Tous les membres et non-membres du secteur des arts du spectacle sont invités à participer, à écouter et à partager, le 19 mai à 15h (ET).
Les invités :
Raeesa Lalani, Prismatic Arts Festival ;
Amelia Griffin, Propeller Dance ;
Tom Kemp, The Feldman Agency ;
Le quatrième invité-e sera annoncé sous peu.
Modéré par Michele Emslie, présidente de la CAPACOA et directrice de la programmation/gestionnaire de l’accueil au Yukon Arts Centre
Calgary Arts Development joins the Rozsa Foundation and Calgary Foundation in a key partnership to help the arts to find new ways to connect with audiences, while also providing Calgarians with the sense of belonging and togetherness they often seek through the arts. These additional funds bring the total funds made available through the Rozsa Foundation’s COVID-19 Granting Programs to $750,000.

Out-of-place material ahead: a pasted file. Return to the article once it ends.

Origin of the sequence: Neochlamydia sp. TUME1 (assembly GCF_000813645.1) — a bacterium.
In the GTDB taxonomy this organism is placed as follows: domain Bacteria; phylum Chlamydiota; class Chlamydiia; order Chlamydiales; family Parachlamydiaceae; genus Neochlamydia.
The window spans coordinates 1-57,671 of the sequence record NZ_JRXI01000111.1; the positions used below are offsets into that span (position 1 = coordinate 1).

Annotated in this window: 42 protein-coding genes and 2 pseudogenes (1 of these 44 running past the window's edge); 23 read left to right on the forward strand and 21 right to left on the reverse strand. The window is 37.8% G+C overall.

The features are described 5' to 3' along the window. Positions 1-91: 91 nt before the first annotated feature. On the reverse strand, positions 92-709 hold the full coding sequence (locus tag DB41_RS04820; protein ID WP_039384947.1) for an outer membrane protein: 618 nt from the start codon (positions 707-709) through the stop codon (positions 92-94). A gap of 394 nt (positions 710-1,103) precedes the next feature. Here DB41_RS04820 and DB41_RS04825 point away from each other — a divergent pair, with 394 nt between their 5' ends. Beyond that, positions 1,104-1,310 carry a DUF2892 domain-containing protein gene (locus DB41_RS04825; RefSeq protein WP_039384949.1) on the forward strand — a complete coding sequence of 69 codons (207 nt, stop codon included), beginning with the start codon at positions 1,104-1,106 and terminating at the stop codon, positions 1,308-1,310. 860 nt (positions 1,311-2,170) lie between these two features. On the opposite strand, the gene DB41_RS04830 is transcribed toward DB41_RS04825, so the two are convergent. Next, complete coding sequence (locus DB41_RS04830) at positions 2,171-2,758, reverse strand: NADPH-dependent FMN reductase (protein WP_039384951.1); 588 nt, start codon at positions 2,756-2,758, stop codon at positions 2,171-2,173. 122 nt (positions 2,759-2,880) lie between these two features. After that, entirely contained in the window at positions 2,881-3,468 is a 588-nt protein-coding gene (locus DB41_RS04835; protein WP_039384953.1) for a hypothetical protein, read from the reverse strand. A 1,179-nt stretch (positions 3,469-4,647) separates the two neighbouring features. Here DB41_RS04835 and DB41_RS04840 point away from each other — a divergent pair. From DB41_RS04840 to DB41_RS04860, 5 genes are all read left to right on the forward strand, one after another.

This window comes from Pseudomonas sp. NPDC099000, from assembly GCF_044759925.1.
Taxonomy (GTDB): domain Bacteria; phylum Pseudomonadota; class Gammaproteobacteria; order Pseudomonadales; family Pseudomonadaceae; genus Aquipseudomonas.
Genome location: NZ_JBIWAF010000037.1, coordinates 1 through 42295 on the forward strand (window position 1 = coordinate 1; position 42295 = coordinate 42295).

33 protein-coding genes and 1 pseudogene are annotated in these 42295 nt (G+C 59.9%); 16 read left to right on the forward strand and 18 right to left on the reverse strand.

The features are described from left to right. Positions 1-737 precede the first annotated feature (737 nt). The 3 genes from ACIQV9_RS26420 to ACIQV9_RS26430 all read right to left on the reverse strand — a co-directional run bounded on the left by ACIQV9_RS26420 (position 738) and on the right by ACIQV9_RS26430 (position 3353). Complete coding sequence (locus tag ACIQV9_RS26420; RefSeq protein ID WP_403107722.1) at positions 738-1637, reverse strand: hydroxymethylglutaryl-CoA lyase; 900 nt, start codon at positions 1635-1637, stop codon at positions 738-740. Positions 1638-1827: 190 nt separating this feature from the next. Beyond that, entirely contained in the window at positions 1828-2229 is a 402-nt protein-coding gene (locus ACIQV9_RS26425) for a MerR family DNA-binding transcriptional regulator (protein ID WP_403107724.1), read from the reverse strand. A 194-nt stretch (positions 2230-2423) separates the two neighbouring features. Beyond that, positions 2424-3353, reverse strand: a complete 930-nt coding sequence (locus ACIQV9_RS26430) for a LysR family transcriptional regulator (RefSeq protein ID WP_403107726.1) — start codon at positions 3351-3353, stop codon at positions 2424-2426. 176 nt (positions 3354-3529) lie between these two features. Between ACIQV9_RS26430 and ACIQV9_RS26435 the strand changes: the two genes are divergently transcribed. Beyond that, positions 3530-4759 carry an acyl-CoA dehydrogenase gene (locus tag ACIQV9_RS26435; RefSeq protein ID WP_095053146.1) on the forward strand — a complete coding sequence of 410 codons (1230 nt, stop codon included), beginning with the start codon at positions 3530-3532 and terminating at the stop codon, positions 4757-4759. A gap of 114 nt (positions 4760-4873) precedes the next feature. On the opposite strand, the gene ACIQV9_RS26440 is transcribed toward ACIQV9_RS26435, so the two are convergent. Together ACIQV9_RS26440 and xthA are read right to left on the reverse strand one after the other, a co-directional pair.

“It’s really incredible to have Calgary Arts Development, Calgary Foundation, and the Rozsa Foundation team up in this way to meet the needs of the arts community”, says Rozsa Foundation Executive Director Simon Mallett. “Each of us has provided funding to assist the arts sector with the devastating financial impacts of COVID-19, and now we’re working together to help the arts community find new ways to share their work with audiences that will have both short and long term benefits.”
“We are pleased to be able to provide further support to the arts sector during these unprecedented times,” says Calgary Arts Development President & CEO Patti Pon. “Collaborating with the Rozsa Foundation and Calgary Foundation demonstrates how we are working together to uphold the creative forces that make this a great city. Artists have been stepping up through this pandemic and we can’t wait to see how they will continue to use digital platforms to share their creativity with all of us.”